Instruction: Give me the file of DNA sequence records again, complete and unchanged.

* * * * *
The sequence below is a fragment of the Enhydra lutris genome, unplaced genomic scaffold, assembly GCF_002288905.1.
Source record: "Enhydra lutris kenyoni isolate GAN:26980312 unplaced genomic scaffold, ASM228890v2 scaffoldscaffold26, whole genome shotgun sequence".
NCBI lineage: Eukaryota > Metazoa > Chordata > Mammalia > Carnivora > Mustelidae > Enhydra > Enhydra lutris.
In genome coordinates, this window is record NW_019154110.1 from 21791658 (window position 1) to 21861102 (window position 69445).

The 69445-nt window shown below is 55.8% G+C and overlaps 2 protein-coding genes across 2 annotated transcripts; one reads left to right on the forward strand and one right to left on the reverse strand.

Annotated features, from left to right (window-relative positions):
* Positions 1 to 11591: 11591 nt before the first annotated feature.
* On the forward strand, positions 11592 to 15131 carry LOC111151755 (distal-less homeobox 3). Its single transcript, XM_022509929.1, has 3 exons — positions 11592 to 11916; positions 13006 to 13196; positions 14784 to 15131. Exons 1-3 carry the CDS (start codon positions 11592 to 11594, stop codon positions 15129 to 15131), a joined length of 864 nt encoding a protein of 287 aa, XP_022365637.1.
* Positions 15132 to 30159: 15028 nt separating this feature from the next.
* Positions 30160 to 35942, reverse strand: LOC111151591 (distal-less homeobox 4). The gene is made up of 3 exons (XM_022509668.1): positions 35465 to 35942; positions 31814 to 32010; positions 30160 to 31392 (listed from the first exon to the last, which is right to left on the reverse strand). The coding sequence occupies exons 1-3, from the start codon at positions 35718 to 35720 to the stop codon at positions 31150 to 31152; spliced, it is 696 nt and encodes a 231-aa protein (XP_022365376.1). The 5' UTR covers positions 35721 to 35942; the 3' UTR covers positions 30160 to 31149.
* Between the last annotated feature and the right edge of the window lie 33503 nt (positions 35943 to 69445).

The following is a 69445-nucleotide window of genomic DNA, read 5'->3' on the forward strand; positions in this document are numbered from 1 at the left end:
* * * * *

The sequence below is a fragment of the Enhydra lutris genome, unplaced genomic scaffold, assembly GCF_002288905.1.
Source record: "Enhydra lutris kenyoni isolate GAN:26980312 unplaced genomic scaffold, ASM228890v2 scaffoldscaffold26, whole genome shotgun sequence".
NCBI lineage: Eukaryota > Metazoa > Chordata > Mammalia > Carnivora > Mustelidae > Enhydra > Enhydra lutris.
In genome coordinates, this window is record NW_019154110.1 from 21791658 (window position 1) to 21861102 (window position 69445).

The 69445-nt window shown below is 55.8% G+C and overlaps 2 protein-coding genes across 2 annotated transcripts; one reads left to right on the forward strand and one right to left on the reverse strand.

Annotated features, from left to right (window-relative positions):
* Positions 1 to 11591: 11591 nt before the first annotated feature.
* On the forward strand, positions 11592 to 15131 carry LOC111151755 (distal-less homeobox 3). Its single transcript, XM_022509929.1, has 3 exons — positions 11592 to 11916; positions 13006 to 13196; positions 14784 to 15131. Exons 1-3 carry the CDS (start codon positions 11592 to 11594, stop codon positions 15129 to 15131), a joined length of 864 nt encoding a protein of 287 aa, XP_022365637.1.
* Positions 15132 to 30159: 15028 nt separating this feature from the next.
* Positions 30160 to 35942, reverse strand: LOC111151591 (distal-less homeobox 4). The gene is made up of 3 exons (XM_022509668.1): positions 35465 to 35942; positions 31814 to 32010; positions 30160 to 31392 (listed from the first exon to the last, which is right to left on the reverse strand). The coding sequence occupies exons 1-3, from the start codon at positions 35718 to 35720 to the stop codon at positions 31150 to 31152; spliced, it is 696 nt and encodes a 231-aa protein (XP_022365376.1). The 5' UTR covers positions 35721 to 35942; the 3' UTR covers positions 30160 to 31149.
* Between the last annotated feature and the right edge of the window lie 33503 nt (positions 35943 to 69445).

The following is a 69445-nucleotide window of genomic DNA, read 5'->3' on the forward strand; positions in this document are numbered from 1 at the left end: